Women In Slavery

The Perils of Slavery

A recurring theme in, Incidents in the Life of a Slave Girl, is Harriet Jacobs’s reflections on what slavery meant to her as well as all women in bondage. Continuously, Jacobs expresses her deep hatred of slavery, and all of its implications. She dreads such an institution so much that she sometimes regards death as a better alternative than a life in bondage. For Harriet, slavery was different than many African Americans. She did not spend her life harvesting cotton on a large plantation. She was not flogged and beaten with regular accurance like many slaves. She was not actively kept from illiteracy. Actually, Harriet always was treated relatively well. She performed most of her work inside and was rarely ever punished, at the request of her licentious master. Furthermore, she was taught to read and sew, and to perform other tasks associated with a “ladies” work. Outwardly, it appeared that Harriet had it pretty good, in light of what many slaves had succumbed to. However, Ironically Harriet believes these fortunes were actually her curse. The fact that she was well kept and light skinned as well as being attractive lead to her victimization as a sexual object. Consequently, Harriet became a prospective concubine for Dr. Norcom. She points out that life under slavery was as bad as any slave could hope for. Harriet talks about her life as slave by saying, “You never knew what it is to be a slave; to be entirely unprotected by law or custom; to have the laws reduce you to the condition of chattel, entirely subject to the will of another.” (Jacobs p. 55).
In the earliest part of Harriet’s life the whole idea of slavery was foreign to her. As all little girls she was born with a mind that only told her place in the world was that of a little girl. She had no capacity to understand the hardships that she inherited. She explains how her, “heart was as free from care as that of any free-born white child.”(Jacobs p. 7) She explains this blissful ignorance by not understanding that she was condemned at birth to a life of the worst kind oppression. Even at six when she first became familiar with the realization that people regarded her as a slave, Harriet could not conceptualize the weight of what this meant. She say’s that her circumstances as slave girl were unusually fortunate, because after her mother passed away she was left with Margaret Horniblow, whom Harriet was clearly fond of. Mistress Horniblow was the one who taught her to read and spell, and treated Harriet like she was her own daughter. Mistress never worked Harriet to hard or prevented her from having fun as little white girls did. Mrs. Horniblow kept her promise that Harriet should never suffer from anything. So, under the care of her mistress, Harriet’s life was a happy one. Still the affects of slavery had not taken hold of her. This went on until her mistress died and Harriet for the first time was exposed to her value as property. It is clear that Harriet Jacob’s has spent the better part of her life trying to reconcile the feelings she has towards her first mistress. On one hand, Harriet loves her mistress deeply for the way she treated Harriet. On the other hand, how could someone that apparently cared for her so much leave her with such an unpredictable fate? It seems that Harriet’s ignorance of her status as property is challenged greatly at this point. In Harriet’s retrospect as an older woman she seems to not have feelings of love and affection to her mistress but does have appreciation for the knowledge that she gained from her.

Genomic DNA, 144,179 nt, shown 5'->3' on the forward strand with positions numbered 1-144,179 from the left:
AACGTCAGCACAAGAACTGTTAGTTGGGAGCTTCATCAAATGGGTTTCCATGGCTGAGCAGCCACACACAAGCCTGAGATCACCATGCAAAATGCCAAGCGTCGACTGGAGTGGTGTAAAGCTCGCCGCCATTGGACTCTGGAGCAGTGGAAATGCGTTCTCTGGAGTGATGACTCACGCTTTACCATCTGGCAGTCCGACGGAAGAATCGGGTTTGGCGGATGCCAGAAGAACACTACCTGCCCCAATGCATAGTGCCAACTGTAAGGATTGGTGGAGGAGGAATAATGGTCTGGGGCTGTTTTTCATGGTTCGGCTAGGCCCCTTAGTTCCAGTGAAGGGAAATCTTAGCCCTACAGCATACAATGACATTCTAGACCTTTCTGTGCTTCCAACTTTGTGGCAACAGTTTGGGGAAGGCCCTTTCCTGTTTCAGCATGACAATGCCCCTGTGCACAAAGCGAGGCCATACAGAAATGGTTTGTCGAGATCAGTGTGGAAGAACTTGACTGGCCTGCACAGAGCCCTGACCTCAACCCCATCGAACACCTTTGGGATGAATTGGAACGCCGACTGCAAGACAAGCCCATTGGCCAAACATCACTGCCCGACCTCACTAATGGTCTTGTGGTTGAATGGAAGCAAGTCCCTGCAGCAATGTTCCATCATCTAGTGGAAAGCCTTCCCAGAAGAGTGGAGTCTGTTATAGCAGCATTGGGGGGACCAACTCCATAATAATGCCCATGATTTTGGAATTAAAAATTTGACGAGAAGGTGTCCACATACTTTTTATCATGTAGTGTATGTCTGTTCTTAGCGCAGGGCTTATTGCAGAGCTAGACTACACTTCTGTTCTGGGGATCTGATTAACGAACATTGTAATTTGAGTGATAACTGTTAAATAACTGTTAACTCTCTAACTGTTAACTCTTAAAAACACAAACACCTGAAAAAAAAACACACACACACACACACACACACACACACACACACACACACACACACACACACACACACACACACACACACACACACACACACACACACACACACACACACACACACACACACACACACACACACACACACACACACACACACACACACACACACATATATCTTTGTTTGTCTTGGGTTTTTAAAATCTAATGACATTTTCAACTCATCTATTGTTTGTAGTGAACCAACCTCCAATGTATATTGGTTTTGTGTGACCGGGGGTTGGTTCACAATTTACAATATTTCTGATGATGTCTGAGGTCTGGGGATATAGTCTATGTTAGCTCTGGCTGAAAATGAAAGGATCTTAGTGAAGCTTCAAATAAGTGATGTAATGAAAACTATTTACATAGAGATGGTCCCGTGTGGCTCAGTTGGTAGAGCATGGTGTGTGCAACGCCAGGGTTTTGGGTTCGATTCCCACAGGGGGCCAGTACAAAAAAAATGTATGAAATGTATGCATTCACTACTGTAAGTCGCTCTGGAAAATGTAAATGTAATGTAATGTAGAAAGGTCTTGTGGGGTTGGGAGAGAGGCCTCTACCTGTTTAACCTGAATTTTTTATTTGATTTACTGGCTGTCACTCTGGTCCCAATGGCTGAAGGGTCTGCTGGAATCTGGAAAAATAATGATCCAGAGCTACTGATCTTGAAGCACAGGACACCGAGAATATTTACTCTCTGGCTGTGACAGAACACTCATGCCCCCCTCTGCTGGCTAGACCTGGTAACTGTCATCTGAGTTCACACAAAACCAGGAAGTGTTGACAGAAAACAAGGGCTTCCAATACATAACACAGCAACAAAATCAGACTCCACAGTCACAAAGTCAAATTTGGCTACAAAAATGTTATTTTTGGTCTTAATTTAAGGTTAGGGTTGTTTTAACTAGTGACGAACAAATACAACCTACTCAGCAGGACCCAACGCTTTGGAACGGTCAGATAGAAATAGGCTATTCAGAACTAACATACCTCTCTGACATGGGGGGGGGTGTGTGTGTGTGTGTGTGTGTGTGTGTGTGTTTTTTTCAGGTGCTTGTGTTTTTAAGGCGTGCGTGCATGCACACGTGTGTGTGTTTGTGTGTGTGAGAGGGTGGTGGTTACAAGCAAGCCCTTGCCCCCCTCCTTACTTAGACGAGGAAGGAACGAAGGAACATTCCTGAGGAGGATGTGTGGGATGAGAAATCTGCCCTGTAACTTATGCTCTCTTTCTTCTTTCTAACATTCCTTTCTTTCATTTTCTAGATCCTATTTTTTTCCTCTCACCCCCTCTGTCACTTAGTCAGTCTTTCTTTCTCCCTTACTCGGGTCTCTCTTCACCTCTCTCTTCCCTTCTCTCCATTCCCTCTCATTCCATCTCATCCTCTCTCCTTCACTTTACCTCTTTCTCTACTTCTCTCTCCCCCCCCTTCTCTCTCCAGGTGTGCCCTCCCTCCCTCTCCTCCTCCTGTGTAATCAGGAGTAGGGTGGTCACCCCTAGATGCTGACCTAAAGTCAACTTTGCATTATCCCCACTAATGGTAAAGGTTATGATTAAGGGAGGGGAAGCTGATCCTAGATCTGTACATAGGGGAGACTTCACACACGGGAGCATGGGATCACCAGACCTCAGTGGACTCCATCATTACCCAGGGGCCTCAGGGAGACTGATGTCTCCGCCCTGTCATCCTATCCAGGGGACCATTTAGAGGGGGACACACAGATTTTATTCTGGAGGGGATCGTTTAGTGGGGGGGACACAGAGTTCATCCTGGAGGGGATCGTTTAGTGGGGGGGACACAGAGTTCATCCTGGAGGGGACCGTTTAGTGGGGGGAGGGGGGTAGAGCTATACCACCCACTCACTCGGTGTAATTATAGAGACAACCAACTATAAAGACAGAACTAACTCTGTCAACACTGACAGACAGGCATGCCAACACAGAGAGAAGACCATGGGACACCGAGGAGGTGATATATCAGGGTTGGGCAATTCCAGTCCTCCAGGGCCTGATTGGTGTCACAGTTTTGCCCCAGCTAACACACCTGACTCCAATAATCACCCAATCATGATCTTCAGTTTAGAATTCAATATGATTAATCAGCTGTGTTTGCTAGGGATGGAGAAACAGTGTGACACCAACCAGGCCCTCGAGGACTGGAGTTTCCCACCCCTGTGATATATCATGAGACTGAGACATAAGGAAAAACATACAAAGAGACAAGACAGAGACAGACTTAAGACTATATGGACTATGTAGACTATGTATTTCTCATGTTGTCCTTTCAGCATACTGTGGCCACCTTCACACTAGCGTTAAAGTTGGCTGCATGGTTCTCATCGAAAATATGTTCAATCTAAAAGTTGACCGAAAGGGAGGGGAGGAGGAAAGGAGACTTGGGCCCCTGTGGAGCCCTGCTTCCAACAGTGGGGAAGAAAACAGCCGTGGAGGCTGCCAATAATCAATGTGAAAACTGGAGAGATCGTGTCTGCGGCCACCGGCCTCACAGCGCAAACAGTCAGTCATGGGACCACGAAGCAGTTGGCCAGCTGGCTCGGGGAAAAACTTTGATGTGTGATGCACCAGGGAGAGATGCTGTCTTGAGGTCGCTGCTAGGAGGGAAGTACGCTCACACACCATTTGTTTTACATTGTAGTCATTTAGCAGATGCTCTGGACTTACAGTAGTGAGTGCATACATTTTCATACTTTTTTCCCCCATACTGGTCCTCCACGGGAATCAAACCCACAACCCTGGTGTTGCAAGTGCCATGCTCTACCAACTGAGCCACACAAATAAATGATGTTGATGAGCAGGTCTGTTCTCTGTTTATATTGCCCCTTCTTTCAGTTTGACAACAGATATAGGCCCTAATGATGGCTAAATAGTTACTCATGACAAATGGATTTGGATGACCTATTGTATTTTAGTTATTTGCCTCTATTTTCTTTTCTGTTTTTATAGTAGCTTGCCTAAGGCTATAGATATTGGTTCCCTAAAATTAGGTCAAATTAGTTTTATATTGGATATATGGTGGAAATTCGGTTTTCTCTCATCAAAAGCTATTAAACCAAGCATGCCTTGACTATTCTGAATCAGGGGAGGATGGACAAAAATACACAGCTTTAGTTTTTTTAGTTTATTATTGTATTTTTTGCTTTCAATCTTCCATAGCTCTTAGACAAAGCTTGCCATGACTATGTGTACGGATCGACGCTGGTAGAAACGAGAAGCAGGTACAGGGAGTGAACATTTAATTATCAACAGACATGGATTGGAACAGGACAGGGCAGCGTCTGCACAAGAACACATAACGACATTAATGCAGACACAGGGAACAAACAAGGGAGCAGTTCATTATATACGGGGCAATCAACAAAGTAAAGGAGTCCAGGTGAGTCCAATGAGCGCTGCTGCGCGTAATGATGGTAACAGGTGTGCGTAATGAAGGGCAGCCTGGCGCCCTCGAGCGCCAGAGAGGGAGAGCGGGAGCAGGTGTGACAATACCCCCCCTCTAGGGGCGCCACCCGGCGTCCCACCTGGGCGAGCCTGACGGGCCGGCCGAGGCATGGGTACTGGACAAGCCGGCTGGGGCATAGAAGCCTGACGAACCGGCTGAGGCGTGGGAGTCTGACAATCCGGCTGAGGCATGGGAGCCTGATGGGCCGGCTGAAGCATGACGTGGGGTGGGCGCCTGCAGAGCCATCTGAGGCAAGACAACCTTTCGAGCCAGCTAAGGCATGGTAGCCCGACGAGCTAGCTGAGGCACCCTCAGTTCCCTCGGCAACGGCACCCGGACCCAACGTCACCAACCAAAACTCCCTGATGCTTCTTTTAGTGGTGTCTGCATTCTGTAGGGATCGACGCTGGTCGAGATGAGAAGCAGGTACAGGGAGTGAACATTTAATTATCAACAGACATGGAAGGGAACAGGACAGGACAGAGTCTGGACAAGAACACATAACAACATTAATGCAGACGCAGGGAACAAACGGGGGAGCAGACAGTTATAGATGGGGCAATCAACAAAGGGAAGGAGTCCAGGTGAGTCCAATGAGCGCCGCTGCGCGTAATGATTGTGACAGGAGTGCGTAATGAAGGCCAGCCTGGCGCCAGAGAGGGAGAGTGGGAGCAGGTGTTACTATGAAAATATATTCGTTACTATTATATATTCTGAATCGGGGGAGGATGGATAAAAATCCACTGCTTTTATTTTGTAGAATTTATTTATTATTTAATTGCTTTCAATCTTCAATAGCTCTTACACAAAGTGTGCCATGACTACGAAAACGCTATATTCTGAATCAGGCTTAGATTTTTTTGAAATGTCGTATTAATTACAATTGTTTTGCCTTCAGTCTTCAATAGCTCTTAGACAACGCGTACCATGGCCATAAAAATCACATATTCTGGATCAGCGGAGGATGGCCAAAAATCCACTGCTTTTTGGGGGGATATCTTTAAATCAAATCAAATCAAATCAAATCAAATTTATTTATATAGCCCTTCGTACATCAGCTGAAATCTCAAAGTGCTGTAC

The next stage of Harriet’s life contains the realization of what slavery is. It was at this time that her true education began. The days of happy frolic were gone, the anguish of slavery was all that lie ahead. Everywhere, Harriet looked there was atrocities happening. Before, when she lived with Margaret Horniblow, she was taken care of. Now all she had was her grandmother. By the time she had spent a couple of years with the Norcom’s (Flint’s) several